Compare any two graphics cards:
GeForce GTX 280 vs GeForce GTX 550 Ti
IntroThe GeForce GTX 280 uses a 65 nm design. nVidia has set the core speed at 602 MHz. The GDDR3 memory is set to run at a speed of 1107 MHz on this specific card. It features 240 SPUs along with 80 TAUs and 32 Rasterization Operator Units.
Compare those specs to the GeForce GTX 550 Ti, which features a clock frequency of 900 MHz and a GDDR5 memory frequency of 1026 MHz. It also features a 192-bit bus, and uses a 40 nm design. It features 192 SPUs, 32 TAUs, and 24 ROPs.
(No game benchmarks for this combination yet.)
Power Usage and Theoretical Benchmarks
Power Consumption (Max TDP)
Performance-wise, the GeForce GTX 280 should theoretically be quite a bit better than the GeForce GTX 550 Ti overall. (explain)
Texel RateThe GeForce GTX 280 will be quite a bit (approximately 67%) better at texture filtering than the GeForce GTX 550 Ti. (explain)
Pixel RateThe GeForce GTX 550 Ti is a little bit (about 12%) more effective at AA than the GeForce GTX 280, and also will be able to handle higher resolutions while still performing well. (explain)
Please note that the above 'benchmarks' are all just theoretical - the results were calculated based on the card's specifications, and real-world performance may (and probably will) vary at least a bit.
Please note that the price comparisons are based on search keywords - sometimes it might show cards with very similar names that are not exactly the same as the one chosen in the comparison. We do try to filter out the wrong results as best we can, though.
Memory Bandwidth: Memory bandwidth is the maximum amount of information (measured in megabytes per second) that can be transferred past the external memory interface in a second. It's calculated by multiplying the card's interface width by its memory clock speed. If the card has DDR RAM, it must be multiplied by 2 once again. If DDR5, multiply by 4 instead. The better the memory bandwidth, the faster the card will be in general. It especially helps with AA, High Dynamic Range and higher screen resolutions.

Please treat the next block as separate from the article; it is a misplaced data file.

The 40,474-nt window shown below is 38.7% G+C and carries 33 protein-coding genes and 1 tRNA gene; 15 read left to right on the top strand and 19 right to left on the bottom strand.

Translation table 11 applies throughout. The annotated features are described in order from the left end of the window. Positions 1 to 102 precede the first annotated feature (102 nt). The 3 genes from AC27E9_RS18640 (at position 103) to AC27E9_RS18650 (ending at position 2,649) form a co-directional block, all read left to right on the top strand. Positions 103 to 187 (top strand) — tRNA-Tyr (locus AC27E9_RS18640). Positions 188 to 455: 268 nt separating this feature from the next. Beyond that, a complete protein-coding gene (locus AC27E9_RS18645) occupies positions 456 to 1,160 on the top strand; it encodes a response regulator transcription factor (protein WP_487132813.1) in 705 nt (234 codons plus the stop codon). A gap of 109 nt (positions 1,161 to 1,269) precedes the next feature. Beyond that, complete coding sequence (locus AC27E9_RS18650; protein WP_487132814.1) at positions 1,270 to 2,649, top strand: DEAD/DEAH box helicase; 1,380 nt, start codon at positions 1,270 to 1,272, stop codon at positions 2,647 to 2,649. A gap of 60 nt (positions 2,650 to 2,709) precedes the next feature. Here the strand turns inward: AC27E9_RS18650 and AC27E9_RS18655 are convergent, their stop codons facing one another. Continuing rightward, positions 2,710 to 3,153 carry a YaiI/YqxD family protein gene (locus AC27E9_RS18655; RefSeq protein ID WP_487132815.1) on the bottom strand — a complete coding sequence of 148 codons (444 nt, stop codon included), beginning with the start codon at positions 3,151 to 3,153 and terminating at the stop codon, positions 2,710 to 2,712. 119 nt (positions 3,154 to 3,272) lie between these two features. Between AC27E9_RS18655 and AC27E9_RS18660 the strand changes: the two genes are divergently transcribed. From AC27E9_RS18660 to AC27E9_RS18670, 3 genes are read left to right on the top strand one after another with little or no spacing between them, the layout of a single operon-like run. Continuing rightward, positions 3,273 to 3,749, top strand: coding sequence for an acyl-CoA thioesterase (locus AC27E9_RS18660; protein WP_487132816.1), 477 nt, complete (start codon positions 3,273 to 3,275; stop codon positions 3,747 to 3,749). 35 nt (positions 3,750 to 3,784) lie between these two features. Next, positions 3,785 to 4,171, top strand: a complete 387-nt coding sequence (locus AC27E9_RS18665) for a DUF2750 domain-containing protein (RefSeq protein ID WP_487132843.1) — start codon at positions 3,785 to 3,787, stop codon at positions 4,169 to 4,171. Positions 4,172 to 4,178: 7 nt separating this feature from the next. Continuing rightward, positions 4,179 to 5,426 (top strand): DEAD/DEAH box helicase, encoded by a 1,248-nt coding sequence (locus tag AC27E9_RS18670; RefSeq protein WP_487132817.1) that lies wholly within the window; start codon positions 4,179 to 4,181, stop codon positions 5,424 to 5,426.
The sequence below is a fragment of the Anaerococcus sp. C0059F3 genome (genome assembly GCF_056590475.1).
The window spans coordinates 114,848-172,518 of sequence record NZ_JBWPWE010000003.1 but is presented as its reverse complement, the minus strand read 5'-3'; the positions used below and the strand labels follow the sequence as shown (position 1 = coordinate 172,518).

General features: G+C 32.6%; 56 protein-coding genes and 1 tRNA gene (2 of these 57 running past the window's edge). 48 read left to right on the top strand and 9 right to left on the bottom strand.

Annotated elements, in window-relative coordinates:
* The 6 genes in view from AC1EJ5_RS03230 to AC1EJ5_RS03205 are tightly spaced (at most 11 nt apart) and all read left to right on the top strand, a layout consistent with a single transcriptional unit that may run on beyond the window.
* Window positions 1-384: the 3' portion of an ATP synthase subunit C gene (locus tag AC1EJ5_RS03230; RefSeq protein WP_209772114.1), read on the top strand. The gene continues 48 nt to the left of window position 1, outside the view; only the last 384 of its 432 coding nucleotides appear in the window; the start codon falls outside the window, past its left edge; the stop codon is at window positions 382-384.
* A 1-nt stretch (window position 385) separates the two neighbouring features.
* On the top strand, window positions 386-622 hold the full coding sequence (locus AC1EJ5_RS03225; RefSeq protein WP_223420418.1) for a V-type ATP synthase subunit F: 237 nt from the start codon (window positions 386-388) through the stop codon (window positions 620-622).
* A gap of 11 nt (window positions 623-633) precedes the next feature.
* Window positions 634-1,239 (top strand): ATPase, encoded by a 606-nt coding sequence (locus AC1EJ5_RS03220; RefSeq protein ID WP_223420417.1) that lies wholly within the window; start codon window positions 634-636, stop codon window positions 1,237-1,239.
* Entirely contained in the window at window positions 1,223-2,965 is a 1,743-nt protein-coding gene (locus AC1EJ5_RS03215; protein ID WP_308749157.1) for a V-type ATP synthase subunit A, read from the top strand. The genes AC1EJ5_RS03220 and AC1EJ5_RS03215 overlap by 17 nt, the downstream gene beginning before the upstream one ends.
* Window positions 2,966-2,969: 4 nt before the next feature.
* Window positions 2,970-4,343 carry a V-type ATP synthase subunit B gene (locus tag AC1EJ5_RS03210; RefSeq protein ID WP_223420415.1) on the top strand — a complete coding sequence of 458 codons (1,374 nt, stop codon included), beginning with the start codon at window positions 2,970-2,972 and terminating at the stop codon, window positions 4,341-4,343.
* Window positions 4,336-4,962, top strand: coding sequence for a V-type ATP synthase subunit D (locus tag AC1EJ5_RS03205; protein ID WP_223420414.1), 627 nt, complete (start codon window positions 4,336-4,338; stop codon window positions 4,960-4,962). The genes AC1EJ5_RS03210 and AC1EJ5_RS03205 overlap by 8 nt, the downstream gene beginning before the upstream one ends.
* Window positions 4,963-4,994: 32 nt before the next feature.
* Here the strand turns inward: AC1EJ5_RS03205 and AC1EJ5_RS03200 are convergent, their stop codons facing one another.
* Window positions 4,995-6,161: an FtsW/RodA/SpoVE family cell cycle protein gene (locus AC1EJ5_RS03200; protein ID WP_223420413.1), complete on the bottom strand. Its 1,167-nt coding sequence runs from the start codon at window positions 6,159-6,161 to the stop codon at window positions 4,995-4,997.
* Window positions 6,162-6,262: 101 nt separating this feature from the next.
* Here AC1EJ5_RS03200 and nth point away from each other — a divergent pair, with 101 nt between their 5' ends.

Texel Rate: Texel rate is the maximum number of texture map elements (texels) that are processed in one second. This is worked out by multiplying the total amount of texture units of the card by the core speed of the chip. The higher the texel rate, the better the graphics card will be at texture filtering (anisotropic filtering - AF). It is measured in millions of texels in one second.
Pixel Rate: Pixel rate is the maximum number of pixels the video card could possibly write to its local memory per second - measured in millions of pixels per second. The figure is worked out by multiplying the number of Raster Operations Pipelines by the clock speed of the card. ROPs (Raster Operations Pipelines - sometimes also referred to as Render Output Units) are responsible for filling the screen with pixels (the image). The actual pixel fill rate is also dependant on lots of other factors, especially the memory bandwidth of the card - the lower the bandwidth is, the lower the ability to reach the max fill rate.